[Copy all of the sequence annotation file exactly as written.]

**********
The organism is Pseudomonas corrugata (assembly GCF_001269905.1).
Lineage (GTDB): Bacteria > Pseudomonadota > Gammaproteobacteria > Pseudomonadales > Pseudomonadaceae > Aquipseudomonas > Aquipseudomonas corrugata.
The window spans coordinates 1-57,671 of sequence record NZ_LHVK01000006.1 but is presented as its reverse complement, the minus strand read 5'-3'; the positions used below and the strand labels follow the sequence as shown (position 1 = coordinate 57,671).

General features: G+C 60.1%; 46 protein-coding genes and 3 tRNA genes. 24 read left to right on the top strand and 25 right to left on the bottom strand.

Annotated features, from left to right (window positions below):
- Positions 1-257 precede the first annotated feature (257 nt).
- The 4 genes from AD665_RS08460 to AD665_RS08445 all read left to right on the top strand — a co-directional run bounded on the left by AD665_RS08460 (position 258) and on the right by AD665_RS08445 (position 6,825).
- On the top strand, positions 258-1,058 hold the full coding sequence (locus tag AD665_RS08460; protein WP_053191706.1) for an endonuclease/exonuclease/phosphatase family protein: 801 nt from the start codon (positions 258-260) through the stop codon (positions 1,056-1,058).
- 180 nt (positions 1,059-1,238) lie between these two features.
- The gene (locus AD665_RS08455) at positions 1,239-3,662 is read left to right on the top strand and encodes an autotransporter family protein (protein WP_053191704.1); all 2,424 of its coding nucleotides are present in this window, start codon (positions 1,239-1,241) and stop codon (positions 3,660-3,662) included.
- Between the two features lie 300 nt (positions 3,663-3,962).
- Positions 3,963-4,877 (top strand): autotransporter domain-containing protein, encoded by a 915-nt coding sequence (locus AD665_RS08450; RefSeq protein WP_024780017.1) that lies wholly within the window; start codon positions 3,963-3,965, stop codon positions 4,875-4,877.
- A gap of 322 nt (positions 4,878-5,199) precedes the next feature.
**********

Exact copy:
The organism is Pseudomonas corrugata (assembly GCF_001269905.1).
Lineage (GTDB): Bacteria > Pseudomonadota > Gammaproteobacteria > Pseudomonadales > Pseudomonadaceae > Aquipseudomonas > Aquipseudomonas corrugata.
The window spans coordinates 1-57,671 of sequence record NZ_LHVK01000006.1 but is presented as its reverse complement, the minus strand read 5'-3'; the positions used below and the strand labels follow the sequence as shown (position 1 = coordinate 57,671).

General features: G+C 60.1%; 46 protein-coding genes and 3 tRNA genes. 24 read left to right on the top strand and 25 right to left on the bottom strand.

Annotated features, from left to right (window positions below):
- Positions 1-257 precede the first annotated feature (257 nt).
- The 4 genes from AD665_RS08460 to AD665_RS08445 all read left to right on the top strand — a co-directional run bounded on the left by AD665_RS08460 (position 258) and on the right by AD665_RS08445 (position 6,825).
- On the top strand, positions 258-1,058 hold the full coding sequence (locus tag AD665_RS08460; protein WP_053191706.1) for an endonuclease/exonuclease/phosphatase family protein: 801 nt from the start codon (positions 258-260) through the stop codon (positions 1,056-1,058).
- 180 nt (positions 1,059-1,238) lie between these two features.
- The gene (locus AD665_RS08455) at positions 1,239-3,662 is read left to right on the top strand and encodes an autotransporter family protein (protein WP_053191704.1); all 2,424 of its coding nucleotides are present in this window, start codon (positions 1,239-1,241) and stop codon (positions 3,660-3,662) included.
- Between the two features lie 300 nt (positions 3,663-3,962).
- Positions 3,963-4,877 (top strand): autotransporter domain-containing protein, encoded by a 915-nt coding sequence (locus AD665_RS08450; RefSeq protein WP_024780017.1) that lies wholly within the window; start codon positions 3,963-3,965, stop codon positions 4,875-4,877.
- A gap of 322 nt (positions 4,878-5,199) precedes the next feature.